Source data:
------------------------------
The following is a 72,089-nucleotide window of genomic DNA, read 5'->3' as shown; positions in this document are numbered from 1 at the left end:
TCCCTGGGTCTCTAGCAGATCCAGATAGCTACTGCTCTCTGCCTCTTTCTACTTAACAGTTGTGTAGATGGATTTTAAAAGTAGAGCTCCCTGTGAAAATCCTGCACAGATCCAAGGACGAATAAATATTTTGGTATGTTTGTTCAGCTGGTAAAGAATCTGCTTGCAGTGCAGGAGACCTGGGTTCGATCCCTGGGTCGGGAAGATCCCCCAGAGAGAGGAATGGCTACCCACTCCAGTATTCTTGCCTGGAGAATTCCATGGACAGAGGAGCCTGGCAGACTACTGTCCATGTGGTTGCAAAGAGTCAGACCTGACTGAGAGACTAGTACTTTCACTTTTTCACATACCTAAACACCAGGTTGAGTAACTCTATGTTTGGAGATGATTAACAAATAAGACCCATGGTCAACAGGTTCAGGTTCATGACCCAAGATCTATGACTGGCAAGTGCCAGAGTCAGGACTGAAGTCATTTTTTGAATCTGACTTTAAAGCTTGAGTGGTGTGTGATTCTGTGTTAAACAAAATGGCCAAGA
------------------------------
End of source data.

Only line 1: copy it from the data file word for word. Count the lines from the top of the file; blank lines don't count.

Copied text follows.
The following is a 72,089-nucleotide window of genomic DNA, read 5'->3' as shown; positions in this document are numbered from 1 at the left end: